The Morrison Government is investing $5.9 million in eight vital medical research projects to find new and innovative treatments for incurable diseases including leukaemia, Parkinson’s disease and epilepsy.
The ground breaking research, funded through our Government’s landmark Medical Research Future Fund (MRFF), aims to harness stem cells to apply personalised treatments for a range of diseases and conditions.
The University of Melbourne will receive $952,000 to investigate a promising experimental therapy for Parkinson’s disease using stem cells to replace the cells lost as the disease progresses.
This ground breaking research is about developing the optimum way of transplanting these cells into the brain.
Stem cells have the potential to treat many types of incurable diseases, bringing hope for new treatments and a cure where previously there was none.
The eight research projects (detailed below) will also help with the development of new practical treatments for Australians with other debilitating conditions including fatty liver disease, skin loss, muscle wasting disorders and macular degeneration.
|University of Melbourne|
Using stem cells to treat Parkinson’s disease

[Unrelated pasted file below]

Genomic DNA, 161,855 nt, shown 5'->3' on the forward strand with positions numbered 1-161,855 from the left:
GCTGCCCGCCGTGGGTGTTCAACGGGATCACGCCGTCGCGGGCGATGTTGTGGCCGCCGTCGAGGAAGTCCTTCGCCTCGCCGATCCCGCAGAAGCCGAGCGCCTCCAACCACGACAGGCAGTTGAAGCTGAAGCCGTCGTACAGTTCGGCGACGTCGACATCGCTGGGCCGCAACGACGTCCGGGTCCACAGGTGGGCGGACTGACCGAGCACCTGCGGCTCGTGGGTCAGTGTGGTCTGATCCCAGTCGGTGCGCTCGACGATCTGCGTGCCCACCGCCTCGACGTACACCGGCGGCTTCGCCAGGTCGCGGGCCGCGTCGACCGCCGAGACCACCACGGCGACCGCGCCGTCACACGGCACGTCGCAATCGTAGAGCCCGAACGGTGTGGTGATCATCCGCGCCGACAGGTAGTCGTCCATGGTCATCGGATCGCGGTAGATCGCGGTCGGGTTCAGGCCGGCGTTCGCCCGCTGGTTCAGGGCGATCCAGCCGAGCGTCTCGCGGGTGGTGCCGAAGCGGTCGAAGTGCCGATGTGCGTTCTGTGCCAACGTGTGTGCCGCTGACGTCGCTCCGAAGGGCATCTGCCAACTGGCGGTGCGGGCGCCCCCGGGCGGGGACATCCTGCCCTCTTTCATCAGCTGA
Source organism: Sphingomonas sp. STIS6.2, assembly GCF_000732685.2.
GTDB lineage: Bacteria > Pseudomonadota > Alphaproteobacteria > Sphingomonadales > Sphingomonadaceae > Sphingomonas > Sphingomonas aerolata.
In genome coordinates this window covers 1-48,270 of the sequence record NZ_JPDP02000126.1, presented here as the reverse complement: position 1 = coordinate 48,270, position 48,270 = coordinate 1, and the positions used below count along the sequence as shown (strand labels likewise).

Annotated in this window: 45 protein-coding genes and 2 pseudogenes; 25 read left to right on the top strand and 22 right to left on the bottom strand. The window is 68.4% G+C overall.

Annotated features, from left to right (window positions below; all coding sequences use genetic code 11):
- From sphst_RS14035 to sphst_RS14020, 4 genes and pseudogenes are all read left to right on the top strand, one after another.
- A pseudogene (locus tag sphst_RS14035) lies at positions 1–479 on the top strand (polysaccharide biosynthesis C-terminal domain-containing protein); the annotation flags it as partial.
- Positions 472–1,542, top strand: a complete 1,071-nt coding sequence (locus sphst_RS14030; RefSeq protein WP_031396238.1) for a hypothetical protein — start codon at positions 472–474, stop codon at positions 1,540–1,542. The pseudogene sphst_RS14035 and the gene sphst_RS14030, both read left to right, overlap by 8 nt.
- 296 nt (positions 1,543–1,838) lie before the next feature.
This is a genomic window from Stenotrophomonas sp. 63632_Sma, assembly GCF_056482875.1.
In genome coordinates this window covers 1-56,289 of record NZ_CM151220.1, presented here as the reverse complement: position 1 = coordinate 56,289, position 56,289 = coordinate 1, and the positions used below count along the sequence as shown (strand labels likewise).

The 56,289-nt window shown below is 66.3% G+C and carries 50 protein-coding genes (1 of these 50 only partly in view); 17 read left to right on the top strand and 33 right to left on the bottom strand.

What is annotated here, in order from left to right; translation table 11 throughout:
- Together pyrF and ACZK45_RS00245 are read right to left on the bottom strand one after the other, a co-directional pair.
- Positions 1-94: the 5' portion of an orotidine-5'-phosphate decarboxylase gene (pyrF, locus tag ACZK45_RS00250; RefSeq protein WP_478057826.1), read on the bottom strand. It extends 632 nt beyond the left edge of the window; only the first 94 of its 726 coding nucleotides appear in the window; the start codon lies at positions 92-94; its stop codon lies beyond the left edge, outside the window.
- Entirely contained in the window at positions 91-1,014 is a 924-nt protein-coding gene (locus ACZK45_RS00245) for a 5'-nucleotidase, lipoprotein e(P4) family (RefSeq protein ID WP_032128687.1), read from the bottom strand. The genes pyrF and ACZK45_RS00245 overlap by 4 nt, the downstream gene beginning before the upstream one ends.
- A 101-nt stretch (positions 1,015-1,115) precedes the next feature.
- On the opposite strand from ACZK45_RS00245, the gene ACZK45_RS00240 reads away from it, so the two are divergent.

|University of Melbourne||Researching new therapies to target leukaemia||$894,180|
|University of Melbourne||Using a patient’s own stem cells to screen for age-related macular degeneration||$881,906|
|Monash University||Using muscle stem cells to treat muscle injury and wasting disorders||$824,480|
|Curtin University||Researching new methods to print skin to repair skin loss||$737,689|
|Monash University||Using stem cells to treat an autoimmune disease that causes inflammation of blood vessels||$588,396|
|Monash University||New personalised treatments for epilepsy||$556,460|
|Monash University||New treatments for fatty liver disease||$472,680|
The $5.9 million in funding is part of the Morrison Government’s $150 million commitment over nine years to transform stem cell research into practical treatments through the Stem Cell Therapies Mission. Research is due to begin next month and run for two years.
The Government’s MRFF is a $20 billion investment, which was announced in 2015.